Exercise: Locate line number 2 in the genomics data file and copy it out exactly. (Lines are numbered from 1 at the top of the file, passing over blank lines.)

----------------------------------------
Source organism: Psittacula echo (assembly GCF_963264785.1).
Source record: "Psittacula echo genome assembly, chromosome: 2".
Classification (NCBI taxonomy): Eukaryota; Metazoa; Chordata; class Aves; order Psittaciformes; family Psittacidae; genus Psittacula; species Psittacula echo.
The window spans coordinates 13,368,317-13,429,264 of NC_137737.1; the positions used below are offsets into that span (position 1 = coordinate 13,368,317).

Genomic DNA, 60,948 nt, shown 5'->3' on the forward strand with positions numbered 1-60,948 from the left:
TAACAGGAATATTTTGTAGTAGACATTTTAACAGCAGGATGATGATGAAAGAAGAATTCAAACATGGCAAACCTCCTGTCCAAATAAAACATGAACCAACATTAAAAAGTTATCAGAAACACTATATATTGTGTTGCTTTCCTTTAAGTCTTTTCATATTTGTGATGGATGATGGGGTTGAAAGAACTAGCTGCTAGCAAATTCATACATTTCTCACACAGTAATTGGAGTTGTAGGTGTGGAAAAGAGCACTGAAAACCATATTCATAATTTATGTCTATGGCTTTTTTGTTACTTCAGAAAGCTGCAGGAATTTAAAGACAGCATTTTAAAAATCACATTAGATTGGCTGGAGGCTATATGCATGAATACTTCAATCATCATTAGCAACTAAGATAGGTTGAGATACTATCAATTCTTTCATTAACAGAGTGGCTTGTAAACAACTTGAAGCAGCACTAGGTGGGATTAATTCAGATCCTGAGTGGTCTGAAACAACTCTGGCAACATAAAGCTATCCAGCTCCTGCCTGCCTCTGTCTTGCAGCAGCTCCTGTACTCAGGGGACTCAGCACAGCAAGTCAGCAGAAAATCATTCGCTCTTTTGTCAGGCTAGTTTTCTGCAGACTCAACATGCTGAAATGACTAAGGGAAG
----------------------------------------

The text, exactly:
Source record: "Psittacula echo genome assembly, chromosome: 2".